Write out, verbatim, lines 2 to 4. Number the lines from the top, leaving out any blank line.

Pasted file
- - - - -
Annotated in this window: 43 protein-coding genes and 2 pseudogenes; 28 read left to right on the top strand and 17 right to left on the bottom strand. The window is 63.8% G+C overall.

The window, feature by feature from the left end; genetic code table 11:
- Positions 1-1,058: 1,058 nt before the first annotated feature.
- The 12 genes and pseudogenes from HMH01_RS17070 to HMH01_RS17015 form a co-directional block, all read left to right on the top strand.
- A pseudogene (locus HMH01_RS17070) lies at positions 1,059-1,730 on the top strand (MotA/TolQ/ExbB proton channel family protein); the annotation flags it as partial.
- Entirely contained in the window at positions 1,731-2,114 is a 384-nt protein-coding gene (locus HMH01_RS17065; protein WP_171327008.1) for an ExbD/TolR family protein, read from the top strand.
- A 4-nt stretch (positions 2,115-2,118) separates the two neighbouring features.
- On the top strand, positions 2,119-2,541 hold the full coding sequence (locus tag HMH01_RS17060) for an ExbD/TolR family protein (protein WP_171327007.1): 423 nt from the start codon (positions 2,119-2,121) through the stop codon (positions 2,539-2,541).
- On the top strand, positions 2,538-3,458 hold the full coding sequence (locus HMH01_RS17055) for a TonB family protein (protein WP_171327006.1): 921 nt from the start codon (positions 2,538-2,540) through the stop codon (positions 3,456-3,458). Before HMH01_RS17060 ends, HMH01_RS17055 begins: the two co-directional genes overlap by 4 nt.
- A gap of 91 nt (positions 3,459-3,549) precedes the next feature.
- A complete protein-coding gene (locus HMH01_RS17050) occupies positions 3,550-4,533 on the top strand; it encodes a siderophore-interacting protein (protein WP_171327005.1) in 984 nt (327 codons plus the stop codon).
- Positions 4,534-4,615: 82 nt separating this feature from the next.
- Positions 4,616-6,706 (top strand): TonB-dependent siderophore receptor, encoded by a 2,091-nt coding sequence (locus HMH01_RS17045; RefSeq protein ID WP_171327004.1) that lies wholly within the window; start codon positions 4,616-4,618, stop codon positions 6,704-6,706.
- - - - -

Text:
The window, feature by feature from the left end; genetic code table 11:
- Positions 1-1,058: 1,058 nt before the first annotated feature.
- The 12 genes and pseudogenes from HMH01_RS17070 to HMH01_RS17015 form a co-directional block, all read left to right on the top strand.